Ultimately, what these Blessings do is ask us to live in a manner reflected by what/who we already are. The technical language calls this an indicative-imperative clause. Jesus indicates that we are poor in spirit, meek, pure in heart, etc., so He then commands us to act as if that were true. God did this throughout the Old Testament. And He continues in the New Testament. When He says, “Be holy, for I am holy,” that, too is an indicative-imperative. We are holy. So act holy.

Peter says, in I Peter 4:14, “If you are being reproached in the name of Christ, you are blessed; because the Spirit of God is resting on you.”

Jesus says, in today’s passage, “Blessed are you, whenever they should reproach you and persecute you and say evil things about you on account of me; be rejoicing and celebrating, because your reward is great in the heavens…

 

As we move into 2018, and perhaps more fear of the unknown, let’s continue to lift our eyes from our physical and material circumstances (good or bad), and gauge our blessings by taking a spiritual measure of our soul: Are you in Christ? Does the Holy Spirit of the living God live in your heart, in your faith, in your every day life? If so, understand that God has already blessed you (that’s the indicative). Find your satisfaction and security in the Lord (that’s the imperative). Celebrate and rejoice! Amen.

 

Living and gracious God,
through the death and resurrection of Jesus Christ
You have brought us out to a spacious place
where we are called to live as those redeemed.
Empower us by Your Holy Spirit to keep Your commandments,
that we may show forth Your love
with gentle word and reverent deed
always, everywhere. Amen.

 

Resources:

Crowe, Brandon D.; “To be Blessed”; TableTalk; June 2017; Pp7-10.

 

Makarios: Blessed; the state of one who has become a partaker of God; to experience the fullness of God”; StudyLight.org.

 

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12/10/2017 = Mark 1:1-8 = “… One More Powerful …”

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Mark Wheeler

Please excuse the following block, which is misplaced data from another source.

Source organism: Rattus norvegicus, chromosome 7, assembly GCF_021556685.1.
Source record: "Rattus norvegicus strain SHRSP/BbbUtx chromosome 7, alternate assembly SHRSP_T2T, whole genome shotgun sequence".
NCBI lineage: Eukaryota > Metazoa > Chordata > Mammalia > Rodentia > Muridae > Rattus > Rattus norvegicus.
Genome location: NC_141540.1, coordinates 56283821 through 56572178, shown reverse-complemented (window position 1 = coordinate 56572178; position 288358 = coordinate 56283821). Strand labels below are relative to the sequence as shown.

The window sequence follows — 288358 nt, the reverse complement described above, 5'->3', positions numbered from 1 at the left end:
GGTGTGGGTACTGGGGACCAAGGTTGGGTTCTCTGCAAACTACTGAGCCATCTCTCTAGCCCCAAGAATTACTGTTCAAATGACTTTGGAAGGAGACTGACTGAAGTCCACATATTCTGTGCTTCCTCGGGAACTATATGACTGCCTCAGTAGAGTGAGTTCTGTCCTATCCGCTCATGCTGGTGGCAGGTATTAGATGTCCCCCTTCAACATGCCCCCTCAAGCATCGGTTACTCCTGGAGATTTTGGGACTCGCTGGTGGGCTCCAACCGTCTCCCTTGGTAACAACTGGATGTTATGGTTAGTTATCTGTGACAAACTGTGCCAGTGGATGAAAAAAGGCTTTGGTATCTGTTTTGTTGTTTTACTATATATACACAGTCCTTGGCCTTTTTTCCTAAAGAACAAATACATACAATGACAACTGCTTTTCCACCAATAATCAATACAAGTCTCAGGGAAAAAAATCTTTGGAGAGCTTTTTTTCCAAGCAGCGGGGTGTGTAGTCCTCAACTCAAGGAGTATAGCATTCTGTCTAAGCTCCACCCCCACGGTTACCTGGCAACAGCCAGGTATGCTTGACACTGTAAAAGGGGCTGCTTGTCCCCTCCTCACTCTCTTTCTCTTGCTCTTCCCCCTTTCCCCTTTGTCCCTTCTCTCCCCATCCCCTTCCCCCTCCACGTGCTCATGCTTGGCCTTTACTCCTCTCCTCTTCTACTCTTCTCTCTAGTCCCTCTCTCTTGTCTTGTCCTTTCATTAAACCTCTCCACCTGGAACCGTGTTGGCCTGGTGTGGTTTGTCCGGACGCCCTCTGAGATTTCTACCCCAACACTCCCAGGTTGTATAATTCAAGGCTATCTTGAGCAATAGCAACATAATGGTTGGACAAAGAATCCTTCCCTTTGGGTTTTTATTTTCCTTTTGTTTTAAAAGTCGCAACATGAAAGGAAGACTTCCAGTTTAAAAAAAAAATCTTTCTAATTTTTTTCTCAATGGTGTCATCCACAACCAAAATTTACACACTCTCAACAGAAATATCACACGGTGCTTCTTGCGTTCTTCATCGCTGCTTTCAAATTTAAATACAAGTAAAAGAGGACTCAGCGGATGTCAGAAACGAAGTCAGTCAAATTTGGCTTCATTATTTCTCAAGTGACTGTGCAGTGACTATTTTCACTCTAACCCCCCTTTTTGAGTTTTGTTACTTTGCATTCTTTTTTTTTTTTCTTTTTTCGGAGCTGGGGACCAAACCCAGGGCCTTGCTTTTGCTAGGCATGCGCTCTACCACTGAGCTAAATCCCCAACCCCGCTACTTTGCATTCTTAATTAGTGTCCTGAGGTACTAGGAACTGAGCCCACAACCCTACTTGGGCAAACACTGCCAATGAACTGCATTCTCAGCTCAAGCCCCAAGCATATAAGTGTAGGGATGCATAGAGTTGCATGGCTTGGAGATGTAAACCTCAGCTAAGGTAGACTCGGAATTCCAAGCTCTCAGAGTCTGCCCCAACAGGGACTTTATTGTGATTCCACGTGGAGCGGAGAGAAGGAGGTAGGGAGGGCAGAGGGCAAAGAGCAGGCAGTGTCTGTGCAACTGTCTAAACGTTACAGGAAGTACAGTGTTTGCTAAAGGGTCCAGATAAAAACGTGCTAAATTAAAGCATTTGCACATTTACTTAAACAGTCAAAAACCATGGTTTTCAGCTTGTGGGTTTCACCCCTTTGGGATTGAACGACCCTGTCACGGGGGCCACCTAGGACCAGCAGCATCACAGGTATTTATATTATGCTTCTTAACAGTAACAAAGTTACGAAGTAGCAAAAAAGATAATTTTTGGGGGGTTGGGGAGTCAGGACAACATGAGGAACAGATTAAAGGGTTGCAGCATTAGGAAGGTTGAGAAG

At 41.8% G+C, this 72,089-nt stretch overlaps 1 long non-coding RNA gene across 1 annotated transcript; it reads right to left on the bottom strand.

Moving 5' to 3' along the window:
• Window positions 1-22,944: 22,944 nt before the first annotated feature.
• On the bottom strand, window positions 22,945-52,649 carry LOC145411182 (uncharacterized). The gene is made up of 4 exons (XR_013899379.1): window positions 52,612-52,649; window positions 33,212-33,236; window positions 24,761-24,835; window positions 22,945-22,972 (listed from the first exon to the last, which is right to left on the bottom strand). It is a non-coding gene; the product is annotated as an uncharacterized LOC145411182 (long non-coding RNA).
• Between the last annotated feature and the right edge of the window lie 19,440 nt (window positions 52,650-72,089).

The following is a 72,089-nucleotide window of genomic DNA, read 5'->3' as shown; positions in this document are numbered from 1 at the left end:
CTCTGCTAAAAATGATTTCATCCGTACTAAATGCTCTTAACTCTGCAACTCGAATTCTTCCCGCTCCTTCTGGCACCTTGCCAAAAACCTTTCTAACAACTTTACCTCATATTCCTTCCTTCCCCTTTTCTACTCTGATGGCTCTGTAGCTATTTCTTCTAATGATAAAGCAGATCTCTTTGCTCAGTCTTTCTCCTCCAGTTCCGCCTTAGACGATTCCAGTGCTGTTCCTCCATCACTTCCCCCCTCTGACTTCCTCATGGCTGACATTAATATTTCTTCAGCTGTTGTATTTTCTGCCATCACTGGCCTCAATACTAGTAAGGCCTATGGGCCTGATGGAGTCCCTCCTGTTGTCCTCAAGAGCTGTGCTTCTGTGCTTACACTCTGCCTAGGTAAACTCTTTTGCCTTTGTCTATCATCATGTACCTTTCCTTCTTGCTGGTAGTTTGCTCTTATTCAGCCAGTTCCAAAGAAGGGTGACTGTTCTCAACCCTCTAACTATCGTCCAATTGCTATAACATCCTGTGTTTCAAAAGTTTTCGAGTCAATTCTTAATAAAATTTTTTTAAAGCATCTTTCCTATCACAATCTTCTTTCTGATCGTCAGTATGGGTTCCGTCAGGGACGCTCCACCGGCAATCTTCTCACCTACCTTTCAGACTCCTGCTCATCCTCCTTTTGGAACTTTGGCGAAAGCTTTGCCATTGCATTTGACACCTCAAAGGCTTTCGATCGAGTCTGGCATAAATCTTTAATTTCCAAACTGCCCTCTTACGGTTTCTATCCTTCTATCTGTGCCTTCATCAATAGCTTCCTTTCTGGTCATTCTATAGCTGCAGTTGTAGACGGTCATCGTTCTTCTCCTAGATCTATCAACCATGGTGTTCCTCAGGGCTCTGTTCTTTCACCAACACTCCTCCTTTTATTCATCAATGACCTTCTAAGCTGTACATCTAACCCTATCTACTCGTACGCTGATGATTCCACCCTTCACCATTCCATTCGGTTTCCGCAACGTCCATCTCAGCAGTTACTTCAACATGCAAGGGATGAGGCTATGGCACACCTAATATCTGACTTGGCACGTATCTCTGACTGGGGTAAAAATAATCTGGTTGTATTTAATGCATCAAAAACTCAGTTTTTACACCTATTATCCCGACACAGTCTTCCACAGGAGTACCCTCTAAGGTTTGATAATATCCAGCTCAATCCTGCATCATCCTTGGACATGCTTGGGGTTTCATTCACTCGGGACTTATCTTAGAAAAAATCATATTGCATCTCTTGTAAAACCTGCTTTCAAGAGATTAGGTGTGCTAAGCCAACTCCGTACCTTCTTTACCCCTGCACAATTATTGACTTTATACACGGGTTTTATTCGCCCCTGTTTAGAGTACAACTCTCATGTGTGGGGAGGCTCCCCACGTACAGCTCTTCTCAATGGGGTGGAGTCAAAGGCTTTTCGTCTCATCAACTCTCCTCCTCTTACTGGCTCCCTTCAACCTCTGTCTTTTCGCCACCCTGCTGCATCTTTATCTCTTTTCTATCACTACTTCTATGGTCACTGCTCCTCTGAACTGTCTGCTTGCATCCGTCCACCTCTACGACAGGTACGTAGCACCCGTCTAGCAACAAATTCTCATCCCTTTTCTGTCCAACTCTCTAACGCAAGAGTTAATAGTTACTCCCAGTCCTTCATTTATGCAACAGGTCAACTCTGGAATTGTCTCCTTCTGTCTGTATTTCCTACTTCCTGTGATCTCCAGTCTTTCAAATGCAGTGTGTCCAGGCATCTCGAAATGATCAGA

Mark 1:1-8

“… One More Powerful …”

12/10/2017, Second Sunday of Advent

Lidgerwood Presbyterian Church

 

God of peace, be with us in our Advent journey, to the stable and beyond;
be with us in our meeting, and in our travelling together;
be with us in our worship, and our praying together;
be with us in our Advent journey, to the manger and beyond;
our God of peace, be with us. Amen.

 

On this Second Sunday of Advent, the traditional theme is Peace. The Hebrew word for this Peace is “Shalom”, which we find in words like JeruSalem (which, as always, is in deep need of peace).

 

Last week we read from the Gospel According to John, which has no Birthday-of-Jesus story; the closest John’s Gospel has is when he says that “the Word became flesh and dwelt among us. And this week we read from the Gospel According to Mark, which doesn’t even come that close! No star; no manger; no shepherds; no angels; no magi; nolittle Lord Jesus, no crying He makes”.

 

Today’s Advent reading offers such peace, perfect peace, peace that passes understanding. And today’s Advent reading offers us an opportunity to experience that peace through “One More Powerful” than all the chaos and fear we experience every day.

 

Hear the Word of God from one of Jesus’ first followers, as we read Mark 1:1-8 …. —-

The beginning of the good news about Jesus the Messiah, the Son of God,as it is written in Isaiah the prophet:

“I will send my messenger ahead of you,
who will prepare your way”—
“a voice of one calling in the wilderness, ‘Prepare the way for the Lord,     make straight paths for him.’”